Page 5, 9th February 2001

9th February 2001
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Page 5, 9th February 2001 — How should the Church handle the secular media?
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How should the Church handle the secular media?

Daniel Johnson asks if the Church is failing to exploit its opportunities to evangelise and to defend the moral law N THE beginning was the Word, and the Word was with God, and the

Word was God." We all know the proemium to the Gospel according to St John, yet how often do we consider its implications for writers and journalists?

The Word, the eternal logos, cannot be identified with the words we use; and yet they have something in common, just as God and man have something in common. Judaeo-Christian monotheism has always been logocentric. Ours is a religion of the book.

The whole of modern Western culture, too, is logocentric, because it has its roots in medieval Christendom. The word, spoken or written, is the basis of secular society, just as the sacred text is the basis of the Church.

Secular or religious, sacred or profane, our existence is defined by our ability to communicate. Just as the Holy Spirit manifests itself most fully in the Word of God, so the human spirit manifests itself most fully in the creation and use of words.

God's great gift of reason, which enables us both to apprehend our own condition and to know Him, would be of little use to us without the means to express our thoughts.

What, indeed, is the meaning of Pentecost, that most mysterious of feasts, if not that the survival of the Church and the fulfilment of its mission depend upon the dissemination of the Good News?

What are the apostles, if not the first newscasters? What are the evangelists, if not the first reporters? What are the Gospels, if not first-hand accounts of real events, supplemented by investigative reporting? What is St Paul, if not the first commentator?

For Christians, the medium is inseparable from the message. We journalists do not need a particular celestial patron or advocate, because all the prophets and patriarchs, the apostles and martyrs, the saints and doctors of the Church are our patrons and advocates. To write and broadcast, to guide opinion and taste by the use of the media, is to enable mankind to live in the truth. There is no nobler vocation.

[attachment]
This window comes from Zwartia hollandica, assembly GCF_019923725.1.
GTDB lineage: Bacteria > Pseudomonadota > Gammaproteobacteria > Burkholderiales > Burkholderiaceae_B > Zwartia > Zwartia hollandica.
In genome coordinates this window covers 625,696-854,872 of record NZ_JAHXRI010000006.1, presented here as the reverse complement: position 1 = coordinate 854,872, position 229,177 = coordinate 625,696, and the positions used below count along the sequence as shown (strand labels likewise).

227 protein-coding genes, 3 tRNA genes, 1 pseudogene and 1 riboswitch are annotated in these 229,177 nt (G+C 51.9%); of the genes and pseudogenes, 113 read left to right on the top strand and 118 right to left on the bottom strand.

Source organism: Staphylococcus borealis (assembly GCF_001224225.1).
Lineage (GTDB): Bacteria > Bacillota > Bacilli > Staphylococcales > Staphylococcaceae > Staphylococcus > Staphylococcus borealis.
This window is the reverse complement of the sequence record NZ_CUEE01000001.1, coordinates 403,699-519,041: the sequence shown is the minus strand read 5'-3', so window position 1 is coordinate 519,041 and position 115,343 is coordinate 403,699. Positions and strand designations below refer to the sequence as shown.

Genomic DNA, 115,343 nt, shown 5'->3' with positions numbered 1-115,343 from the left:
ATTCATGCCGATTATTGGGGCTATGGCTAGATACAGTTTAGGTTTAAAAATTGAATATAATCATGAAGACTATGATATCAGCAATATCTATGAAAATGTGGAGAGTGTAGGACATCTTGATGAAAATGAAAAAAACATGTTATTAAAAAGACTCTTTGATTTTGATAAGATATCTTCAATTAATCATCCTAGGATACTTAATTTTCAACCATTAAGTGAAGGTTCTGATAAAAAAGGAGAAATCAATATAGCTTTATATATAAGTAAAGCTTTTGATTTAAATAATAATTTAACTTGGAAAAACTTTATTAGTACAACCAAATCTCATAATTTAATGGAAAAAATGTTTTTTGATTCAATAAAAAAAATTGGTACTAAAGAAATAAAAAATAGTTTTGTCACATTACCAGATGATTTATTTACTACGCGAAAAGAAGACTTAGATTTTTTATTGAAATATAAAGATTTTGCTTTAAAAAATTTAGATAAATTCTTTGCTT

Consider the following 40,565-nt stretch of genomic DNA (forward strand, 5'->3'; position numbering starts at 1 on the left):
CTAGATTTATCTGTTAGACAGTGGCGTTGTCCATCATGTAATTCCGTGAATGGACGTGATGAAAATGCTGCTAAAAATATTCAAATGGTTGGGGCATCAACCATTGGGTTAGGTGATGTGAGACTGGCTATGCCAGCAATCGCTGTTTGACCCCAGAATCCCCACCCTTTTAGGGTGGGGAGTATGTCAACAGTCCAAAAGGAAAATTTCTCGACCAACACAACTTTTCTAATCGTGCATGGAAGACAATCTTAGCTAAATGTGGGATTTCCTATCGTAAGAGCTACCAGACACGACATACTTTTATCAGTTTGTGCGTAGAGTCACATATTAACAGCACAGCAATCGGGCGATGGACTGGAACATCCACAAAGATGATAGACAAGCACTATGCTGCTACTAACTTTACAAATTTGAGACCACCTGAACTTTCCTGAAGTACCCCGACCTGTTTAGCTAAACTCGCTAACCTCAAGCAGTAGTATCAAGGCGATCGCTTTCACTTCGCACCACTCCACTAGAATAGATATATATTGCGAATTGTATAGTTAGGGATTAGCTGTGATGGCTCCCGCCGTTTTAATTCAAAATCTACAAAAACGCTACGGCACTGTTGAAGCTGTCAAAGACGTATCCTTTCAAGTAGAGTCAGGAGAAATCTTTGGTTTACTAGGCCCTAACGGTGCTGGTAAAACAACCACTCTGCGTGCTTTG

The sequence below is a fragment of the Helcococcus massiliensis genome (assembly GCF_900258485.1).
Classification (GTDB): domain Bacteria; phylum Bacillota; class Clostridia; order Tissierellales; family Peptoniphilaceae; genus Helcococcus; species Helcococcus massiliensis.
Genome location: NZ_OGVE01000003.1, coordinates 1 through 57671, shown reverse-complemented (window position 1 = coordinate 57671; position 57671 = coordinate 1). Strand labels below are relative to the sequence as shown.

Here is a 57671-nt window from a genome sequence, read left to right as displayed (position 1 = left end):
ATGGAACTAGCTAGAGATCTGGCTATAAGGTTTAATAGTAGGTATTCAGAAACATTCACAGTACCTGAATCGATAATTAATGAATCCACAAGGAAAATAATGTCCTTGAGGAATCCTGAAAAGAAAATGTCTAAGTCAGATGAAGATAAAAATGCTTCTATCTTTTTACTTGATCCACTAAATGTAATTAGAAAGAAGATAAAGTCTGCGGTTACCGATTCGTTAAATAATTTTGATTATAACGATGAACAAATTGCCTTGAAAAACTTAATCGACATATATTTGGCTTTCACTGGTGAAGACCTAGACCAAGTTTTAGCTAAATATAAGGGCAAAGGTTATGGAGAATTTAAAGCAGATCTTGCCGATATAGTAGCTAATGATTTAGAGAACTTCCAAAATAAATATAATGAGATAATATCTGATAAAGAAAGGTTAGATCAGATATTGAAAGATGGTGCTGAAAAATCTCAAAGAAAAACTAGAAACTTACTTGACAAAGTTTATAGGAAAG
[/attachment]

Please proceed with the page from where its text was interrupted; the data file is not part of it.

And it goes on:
The Word was and is with God. Are we who live by the word, though, still with God? If, in Jesus's words, we are not with God, are we against Him? Sometimes I and many other Catholic journalists feel that, in the eyes of the Catholic hierarchy, we — the media — are the Church's most dangerous adversary. As far as the Church is concerned, we can go to the Devil — if, indeed, we have not already done so.

Though it was, of course, Christianity alone which preserved European civilisation for more than a thousand years, the relationship between the Catholic Chum' and the mass media has always been problematic. The Protestant Reformation could not have happened without the invention of printing and the spread of mass literacy. The Lutheran doctrine of the priesthood of all believers presupposes a literate and articulate laity.

RE,...0,,s toleration and the freedom of the press emerged together: but in Protestant England, not on the Catholic Continent. Though the new Catechism, commissioned and revised by Pope John Paul II, includes a resounding affirmation of press freedom, it took a pope with first-hand experience of totalitarian regimes to recognise the importance of this liberty.

The Christian imperative to live in the truth, even when that means confronting unpalatable facts about our Church, has not always found favour in the Vatican or with the hierarchy.

Now that the mass media are acknowledged to be an integral part of Catholic life, we must ask ourselves why in practice the Church so often regards the media with suspi cion, or even outright hostility. One might even pose the question more provocatively: if the Church fails to exploit the opportunities offered by the media to evangelise, to defend the moral law and the dignity of life, is it not failing in its apostolic mission?

In the modern world, those who do not master the media are doomed to become their servant. The Church faces a stark choice.

It can seize the chance offered by the unprecedented freedom of the press to go over the heads of ever more secularised authorities in order to reach a pagan population starved of spiritual nourishment.

Or the Church can choose to disdain the media, retreat into a shell, and be condemned to stagnate on the margins of a society for which the conversion of Europe is not even a memory. That would indeed usher in a new dark age.